followed by functional deficits and a greater risk of falling.
Accident, environmental hazard, fall from bed
Sedative-hypnotic and anxiolytic drugs (especially
Gait disturbance, balance disorders or weakness,
Central nervous system disorder, syncope, drop
Hypoglycemic agents Any medication that is likely to affect balance
*--Listed in approximate order of occurrence. Adapted with permission from Rubenstein LZ. Falls. In: Yoshikawa TT, Cobbs EL, Brummel-Smith K, eds. Ambulatory geriatric care. St. Louis: Mosby, 1993: 296-304.
Evaluation of the Elderly Patient Who Falls
Elderly patients with known risk factors for falling should be questioned about falls on a periodic basis.
Specific inquiry is necessary because of the fears many elderly persons harbor about being
institutionalized. Thus, these patients are unlikely to give
If an elderly patient falls more than twice
A single fall is not always a sign of a major problem and an
in a six-month period, an evaluation for treatable causes should be undertaken.
increased risk for subsequent falls. The fall may simply be an
isolated event. However, recurrent falls, defined as more than
two falls in a six-month period, should be evaluated for treatable causes. An immediate evaluation is
required for falls that produce injuries or are associated with a new acute illness, loss of consciousness,
A thorough history is essential to determine the mechanism of falling, specific risk factors for falls,
impairments that contribute to falls and the appropriate diagnostic work-up. Many patients attribute a fall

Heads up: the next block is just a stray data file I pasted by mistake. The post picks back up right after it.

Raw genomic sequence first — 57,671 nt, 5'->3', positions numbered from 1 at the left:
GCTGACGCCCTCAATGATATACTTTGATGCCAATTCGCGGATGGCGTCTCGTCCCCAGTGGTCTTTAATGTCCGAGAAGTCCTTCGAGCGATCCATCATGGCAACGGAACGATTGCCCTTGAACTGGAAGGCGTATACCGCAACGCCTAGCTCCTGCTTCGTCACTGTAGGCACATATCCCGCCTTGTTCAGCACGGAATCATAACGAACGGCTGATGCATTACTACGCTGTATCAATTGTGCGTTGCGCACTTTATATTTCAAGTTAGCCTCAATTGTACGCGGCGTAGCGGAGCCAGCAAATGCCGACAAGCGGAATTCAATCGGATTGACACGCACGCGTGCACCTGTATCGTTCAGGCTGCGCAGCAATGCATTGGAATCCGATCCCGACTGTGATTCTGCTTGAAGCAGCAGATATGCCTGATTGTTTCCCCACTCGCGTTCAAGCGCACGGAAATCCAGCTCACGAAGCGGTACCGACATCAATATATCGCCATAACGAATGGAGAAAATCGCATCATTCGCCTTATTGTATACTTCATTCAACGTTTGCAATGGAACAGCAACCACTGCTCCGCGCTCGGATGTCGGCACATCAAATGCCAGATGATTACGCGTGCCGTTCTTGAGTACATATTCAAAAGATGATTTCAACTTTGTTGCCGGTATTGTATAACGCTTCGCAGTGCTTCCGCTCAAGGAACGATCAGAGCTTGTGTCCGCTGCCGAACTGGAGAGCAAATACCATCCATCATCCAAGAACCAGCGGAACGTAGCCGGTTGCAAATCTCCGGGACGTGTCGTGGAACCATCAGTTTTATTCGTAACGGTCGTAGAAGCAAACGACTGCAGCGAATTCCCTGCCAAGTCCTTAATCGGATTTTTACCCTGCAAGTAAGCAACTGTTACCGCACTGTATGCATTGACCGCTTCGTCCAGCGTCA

to "just tripping," but the family physician must determine if the fall occurred because of an
environmental obstacle or another precipitating factor.
The physician should ask about the activity the patient was engaged in just before and at the time of the
fall, especially if the activity involved a positional change. The location of the fall should be ascertained.
It is also important to know whether anyone witnessed the fall and whether the patient sustained any
injuries. The patient and, if applicable, witnesses or caregivers should be asked in detail about previous
falls and whether the falls were the same or different in character. The physician also needs to determine
The mnemonic CATASTROPHE is helpful for recalling the principal items in a functional inquiry (Table
Risk Factor Assessment
The frequency of falling is related to the
The risk of sustaining an injury from a fall depends on the
accumulated effect of multiple disorders superimposed on age-related changes.
individual patient's susceptibility and environmental hazards.
The frequency of falling is related to the accumulated effect of
multiple disorders superimposed on age-related changes. The literature recognizes a myriad of risk factors
for falls (Table 2)
.20,21 The likelihood of falling increases with the number of risk factors.22
The risk factors responsible for a fall can be intrinsic (i.e., age-related physiologic changes, diseases and
medications) or extrinsic (i.e., environmental hazards). It is essential to remember that a single fall may
have multiple causes, and repeated falls may each have a different etiology. Thus, it is critical to evaluate
The Changing Approach to Falls in the Elderly